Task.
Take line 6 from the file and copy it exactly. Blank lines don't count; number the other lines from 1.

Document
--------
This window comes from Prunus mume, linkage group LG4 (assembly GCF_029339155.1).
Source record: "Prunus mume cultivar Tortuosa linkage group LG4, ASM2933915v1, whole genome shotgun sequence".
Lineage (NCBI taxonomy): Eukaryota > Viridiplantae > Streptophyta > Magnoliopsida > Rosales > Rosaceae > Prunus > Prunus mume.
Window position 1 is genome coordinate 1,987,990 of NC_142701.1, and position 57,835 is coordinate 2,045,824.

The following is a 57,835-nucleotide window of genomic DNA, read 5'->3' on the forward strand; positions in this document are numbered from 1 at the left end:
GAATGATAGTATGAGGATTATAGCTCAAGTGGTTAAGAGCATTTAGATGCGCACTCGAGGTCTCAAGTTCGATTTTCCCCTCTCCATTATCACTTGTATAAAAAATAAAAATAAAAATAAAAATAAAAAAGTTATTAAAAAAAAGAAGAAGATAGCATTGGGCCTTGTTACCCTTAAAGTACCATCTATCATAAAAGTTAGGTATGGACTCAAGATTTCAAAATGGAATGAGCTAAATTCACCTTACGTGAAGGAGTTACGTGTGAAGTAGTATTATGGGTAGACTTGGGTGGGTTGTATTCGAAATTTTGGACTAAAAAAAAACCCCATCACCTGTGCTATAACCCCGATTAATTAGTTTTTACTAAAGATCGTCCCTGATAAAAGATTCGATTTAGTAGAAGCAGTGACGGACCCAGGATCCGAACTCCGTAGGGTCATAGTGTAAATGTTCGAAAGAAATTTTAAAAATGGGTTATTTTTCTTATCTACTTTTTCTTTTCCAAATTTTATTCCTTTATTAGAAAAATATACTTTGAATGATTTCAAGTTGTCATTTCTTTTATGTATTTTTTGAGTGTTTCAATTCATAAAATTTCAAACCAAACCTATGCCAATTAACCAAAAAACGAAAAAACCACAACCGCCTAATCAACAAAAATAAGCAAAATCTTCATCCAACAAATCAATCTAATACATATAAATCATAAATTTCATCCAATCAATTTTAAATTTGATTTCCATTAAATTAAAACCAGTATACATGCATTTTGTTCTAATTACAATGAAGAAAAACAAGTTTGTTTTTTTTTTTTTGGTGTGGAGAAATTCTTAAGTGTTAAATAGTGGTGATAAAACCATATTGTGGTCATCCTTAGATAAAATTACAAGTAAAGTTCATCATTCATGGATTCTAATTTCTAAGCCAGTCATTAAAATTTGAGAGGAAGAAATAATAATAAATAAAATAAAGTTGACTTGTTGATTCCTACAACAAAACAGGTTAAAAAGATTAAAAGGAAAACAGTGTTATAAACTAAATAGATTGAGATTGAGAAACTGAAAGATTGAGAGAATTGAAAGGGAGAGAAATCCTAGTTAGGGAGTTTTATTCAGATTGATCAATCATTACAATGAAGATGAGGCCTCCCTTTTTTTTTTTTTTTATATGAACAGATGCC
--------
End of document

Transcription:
GAATGATAGTATGAGGATTATAGCTCAAGTGGTTAAGAGCATTTAGATGCGCACTCGAGGTCTCAAGTTCGATTTTCCCCTCTCCATTATCACTTGTATAAAAAATAAAAATAAAAATAAAAATAAAAAAGTTATTAAAAAAAAGAAGAAGATAGCATTGGGCCTTGTTACCCTTAAAGTACCATCTATCATAAAAGTTAGGTATGGACTCAAGATTTCAAAATGGAATGAGCTAAATTCACCTTACGTGAAGGAGTTACGTGTGAAGTAGTATTATGGGTAGACTTGGGTGGGTTGTATTCGAAATTTTGGACTAAAAAAAAACCCCATCACCTGTGCTATAACCCCGATTAATTAGTTTTTACTAAAGATCGTCCCTGATAAAAGATTCGATTTAGTAGAAGCAGTGACGGACCCAGGATCCGAACTCCGTAGGGTCATAGTGTAAATGTTCGAAAGAAATTTTAAAAATGGGTTATTTTTCTTATCTACTTTTTCTTTTCCAAATTTTATTCCTTTATTAGAAAAATATACTTTGAATGATTTCAAGTTGTCATTTCTTTTATGTATTTTTTGAGTGTTTCAATTCATAAAATTTCAAACCAAACCTATGCCAATTAACCAAAAAACGAAAAAACCACAACCGCCTAATCAACAAAAATAAGCAAAATCTTCATCCAACAAATCAATCTAATACATATAAATCATAAATTTCATCCAATCAATTTTAAATTTGATTTCCATTAAATTAAAACCAGTATACATGCATTTTGTTCTAATTACAATGAAGAAAAACAAGTTTGTTTTTTTTTTTTTGGTGTGGAGAAATTCTTAAGTGTTAAATAGTGGTGATAAAACCATATTGTGGTCATCCTTAGATAAAATTACAAGTAAAGTTCATCATTCATGGATTCTAATTTCTAAGCCAGTCATTAAAATTTGAGAGGAAGAAATAATAATAAATAAAATAAAGTTGACTTGTTGATTCCTACAACAAAACAGGTTAAAAAGATTAAAAGGAAAACAGTGTTATAAACTAAATAGATTGAGATTGAGAAACTGAAAGATTGAGAGAATTGAAAGGGAGAGAAATCCTAGTTAGGGAGTTTTATTCAGATTGATCAATCATTACAATGAAGATGAGGCCTCCCTTTTTTTTTTTTTTTATATGAACAGATGCC